Looking for Jaguars in the Night
It’s late October and the third week I spent at our camp in the Espinoza logging concession trying to trap and radio collar jaguars, pumas, and tapirs. Located in the southeastern Peruvian Amazon, this concession was certified by the Forest Stewardship Council (FSC) few years ago for its sustainable, low impact logging.
A network of dirt roads cover the area like a spider’s web, but a locked gate with a guard prevents access to outsiders, and hunting is strictly prohibited. These roads provide us with the ideal setting to study species that are elusive and range over hundreds of square miles. After a camera trap survey in 2010 showed that concession harbors a high density of jaguars and other species, we spent the last three years radio collaring large cats to get more information on their ranging behavior, habitat preference, and social interactions.
The goal is to determine what size of an area is needed to protect healthy populations of these top predators and what impact a sustainable logging operation has on these and other species.
It’s already dark when we head out to check our traps for the third time today. The traps are safe for the cats, and we check them frequently to minimize stress for the animals (and ourselves!). We get into the pickup truck with Samia on the wheel, Alfonso as a copilot and me standing in the back with a dart gun looking out for tapirs crossing the road. One has to be quick to dart a tapir this way as they are easily spooked and quickly disappear into the forest, but just a few days ago we were able to catch the first one and we are hoping to get a few more before the end of the field season.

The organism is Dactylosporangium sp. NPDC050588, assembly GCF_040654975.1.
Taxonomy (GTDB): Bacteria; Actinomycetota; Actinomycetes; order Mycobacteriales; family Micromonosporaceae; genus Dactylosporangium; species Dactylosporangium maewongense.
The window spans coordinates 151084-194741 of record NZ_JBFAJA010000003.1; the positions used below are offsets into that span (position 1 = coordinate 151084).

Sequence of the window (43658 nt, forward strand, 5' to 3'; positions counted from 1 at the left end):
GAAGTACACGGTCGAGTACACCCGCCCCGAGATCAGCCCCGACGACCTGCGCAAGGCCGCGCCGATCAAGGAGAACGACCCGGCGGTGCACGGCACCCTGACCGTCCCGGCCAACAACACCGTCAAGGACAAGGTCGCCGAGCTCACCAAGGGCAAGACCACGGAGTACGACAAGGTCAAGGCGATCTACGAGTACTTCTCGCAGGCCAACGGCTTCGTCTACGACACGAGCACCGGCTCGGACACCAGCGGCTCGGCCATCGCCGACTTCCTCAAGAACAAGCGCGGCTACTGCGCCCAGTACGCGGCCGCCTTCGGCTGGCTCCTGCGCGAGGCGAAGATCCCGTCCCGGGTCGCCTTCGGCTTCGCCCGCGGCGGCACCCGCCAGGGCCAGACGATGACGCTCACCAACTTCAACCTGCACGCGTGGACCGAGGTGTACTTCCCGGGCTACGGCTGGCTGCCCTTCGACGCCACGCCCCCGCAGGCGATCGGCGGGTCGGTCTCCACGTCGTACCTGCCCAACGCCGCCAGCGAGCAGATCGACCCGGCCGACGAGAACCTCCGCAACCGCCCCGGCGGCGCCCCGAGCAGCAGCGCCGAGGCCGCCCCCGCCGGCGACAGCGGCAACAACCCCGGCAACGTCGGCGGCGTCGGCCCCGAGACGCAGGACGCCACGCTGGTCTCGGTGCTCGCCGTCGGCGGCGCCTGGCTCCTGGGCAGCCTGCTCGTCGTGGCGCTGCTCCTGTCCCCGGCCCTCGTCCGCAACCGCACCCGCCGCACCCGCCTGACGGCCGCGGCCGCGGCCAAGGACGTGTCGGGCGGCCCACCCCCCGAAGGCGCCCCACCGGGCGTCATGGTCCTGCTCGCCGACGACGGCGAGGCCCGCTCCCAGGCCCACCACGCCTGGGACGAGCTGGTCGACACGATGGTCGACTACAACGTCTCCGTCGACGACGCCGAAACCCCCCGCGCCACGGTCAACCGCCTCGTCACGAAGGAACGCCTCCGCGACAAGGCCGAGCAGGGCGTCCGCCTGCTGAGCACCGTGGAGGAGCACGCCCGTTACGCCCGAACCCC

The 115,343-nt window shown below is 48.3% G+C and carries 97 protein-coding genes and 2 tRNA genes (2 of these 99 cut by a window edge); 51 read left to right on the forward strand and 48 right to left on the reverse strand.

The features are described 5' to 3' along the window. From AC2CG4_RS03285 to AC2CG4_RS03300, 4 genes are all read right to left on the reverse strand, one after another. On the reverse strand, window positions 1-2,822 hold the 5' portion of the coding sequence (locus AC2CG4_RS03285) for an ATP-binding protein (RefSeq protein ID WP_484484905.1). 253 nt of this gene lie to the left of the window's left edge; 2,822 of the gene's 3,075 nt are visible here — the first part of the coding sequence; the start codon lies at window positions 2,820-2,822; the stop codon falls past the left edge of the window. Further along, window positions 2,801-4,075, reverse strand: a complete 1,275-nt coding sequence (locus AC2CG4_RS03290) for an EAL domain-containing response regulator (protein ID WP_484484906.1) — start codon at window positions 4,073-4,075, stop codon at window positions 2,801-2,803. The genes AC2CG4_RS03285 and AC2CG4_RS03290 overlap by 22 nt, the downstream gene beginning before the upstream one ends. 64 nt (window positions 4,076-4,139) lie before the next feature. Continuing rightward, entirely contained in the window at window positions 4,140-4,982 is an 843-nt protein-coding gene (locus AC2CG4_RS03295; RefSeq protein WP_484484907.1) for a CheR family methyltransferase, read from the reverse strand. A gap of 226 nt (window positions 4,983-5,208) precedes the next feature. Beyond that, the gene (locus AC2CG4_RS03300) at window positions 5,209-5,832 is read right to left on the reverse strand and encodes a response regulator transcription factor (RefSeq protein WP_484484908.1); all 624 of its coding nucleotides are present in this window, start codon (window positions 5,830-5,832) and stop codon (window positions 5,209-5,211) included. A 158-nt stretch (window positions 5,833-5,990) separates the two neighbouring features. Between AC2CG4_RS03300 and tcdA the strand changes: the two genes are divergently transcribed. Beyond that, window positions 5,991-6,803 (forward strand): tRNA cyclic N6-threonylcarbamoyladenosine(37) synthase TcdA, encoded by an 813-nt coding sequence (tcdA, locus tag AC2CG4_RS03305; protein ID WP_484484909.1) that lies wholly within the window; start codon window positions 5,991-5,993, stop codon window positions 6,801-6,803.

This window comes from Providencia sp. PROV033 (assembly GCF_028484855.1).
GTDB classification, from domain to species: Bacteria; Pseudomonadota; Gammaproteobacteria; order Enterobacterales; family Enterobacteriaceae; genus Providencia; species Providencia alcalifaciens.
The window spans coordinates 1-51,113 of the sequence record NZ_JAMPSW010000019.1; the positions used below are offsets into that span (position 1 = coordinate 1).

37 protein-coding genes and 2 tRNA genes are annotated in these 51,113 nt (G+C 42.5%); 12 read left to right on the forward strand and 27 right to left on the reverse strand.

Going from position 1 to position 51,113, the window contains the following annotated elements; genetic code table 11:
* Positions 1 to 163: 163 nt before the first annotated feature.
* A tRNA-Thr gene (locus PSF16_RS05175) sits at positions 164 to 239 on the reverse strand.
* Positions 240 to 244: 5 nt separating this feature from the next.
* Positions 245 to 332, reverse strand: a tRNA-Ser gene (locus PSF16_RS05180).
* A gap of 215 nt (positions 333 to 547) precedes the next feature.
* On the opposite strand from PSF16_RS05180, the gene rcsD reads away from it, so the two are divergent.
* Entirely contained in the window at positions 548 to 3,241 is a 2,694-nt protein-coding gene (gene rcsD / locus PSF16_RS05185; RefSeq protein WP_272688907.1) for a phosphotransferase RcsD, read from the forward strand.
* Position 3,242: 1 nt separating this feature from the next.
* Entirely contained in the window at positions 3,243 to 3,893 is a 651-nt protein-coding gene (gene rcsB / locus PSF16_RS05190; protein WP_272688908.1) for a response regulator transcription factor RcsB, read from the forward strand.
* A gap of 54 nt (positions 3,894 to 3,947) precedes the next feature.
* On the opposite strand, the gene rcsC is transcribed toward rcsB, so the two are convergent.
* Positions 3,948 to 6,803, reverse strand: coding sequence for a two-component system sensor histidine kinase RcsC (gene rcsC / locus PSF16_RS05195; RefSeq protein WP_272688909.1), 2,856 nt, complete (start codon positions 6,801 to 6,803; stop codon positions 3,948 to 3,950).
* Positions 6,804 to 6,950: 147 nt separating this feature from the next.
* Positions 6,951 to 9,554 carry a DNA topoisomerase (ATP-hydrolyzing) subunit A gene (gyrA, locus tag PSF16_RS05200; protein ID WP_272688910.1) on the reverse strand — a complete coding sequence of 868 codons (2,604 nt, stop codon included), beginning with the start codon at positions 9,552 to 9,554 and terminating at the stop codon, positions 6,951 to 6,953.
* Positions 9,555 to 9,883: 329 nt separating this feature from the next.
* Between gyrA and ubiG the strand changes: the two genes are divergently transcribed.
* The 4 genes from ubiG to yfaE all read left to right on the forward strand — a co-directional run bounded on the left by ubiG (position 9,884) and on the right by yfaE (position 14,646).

Our large cat traps are set along different logging roads with one to two miles between each trap. The poor road conditions means it will take about two hours to check all of them. The first couple of traps are undisturbed, so we keep going; the last one is still a way ahead. At the last stop it is my turn to check the trap.
Everything looks normal, no sign of any disturbance. I bend down to re-arrange a few things and when I look up again, I see two large eyes staring at me, shining in the light of my headlamp less than15 feet away. I immediately know that it is a jaguar! My heart starts pounding and I slowly get up and walk backwards, keeping my light fixed on it. Fortunately the jaguar is as surprised as I am and decides not to go after me. I make it back to the truck safely, my legs shaking with adrenalin.
We decide to wait for a little bit, hoping for the cat to step into one of the traps. After ten minutes it’s time to check again. This time, armed with a stick for reassurance, I head back into the forest.
I immediately see the eyes again, but the jaguar was caught in the trap. Excited I run back to let the others know.
Alfonso, our veterinarian, prepares the dart that he delivers with a blow pipe. Ten minutes later the cat is sound asleep and it’s time to get to work. It’s a large older male, with worn down teeth and weighing over 180 pounds. As an experienced field team, everybody knows what to do; fit the radio collar, take measurements, asses the animal’s health status, and take samples for DNA analysis. The collar is equipped with a GPS unit that will record the cat’s location every 15 minutes for the next year; after which it will automatically release itself and we will retrieve it to download the data.
We have to work quickly as the anesthesia only lasts for about 45 minutes. Once done, we watch from the car as the cat starts moving his ears, then lifts up his head looking around, gets up, and quickly disappears into the dense forest. We will be checking on his radio signal over the next couple of days to make sure everything is okay. Happy about another successful capture, we head back to the camp for a short night sleep before getting up at 5 a.m. to check the traps again.
By Mathias Tobler, Ph.D., Senior Researcher, Applied Animal Ecology
San Diego Zoo Institute for Conservation Research.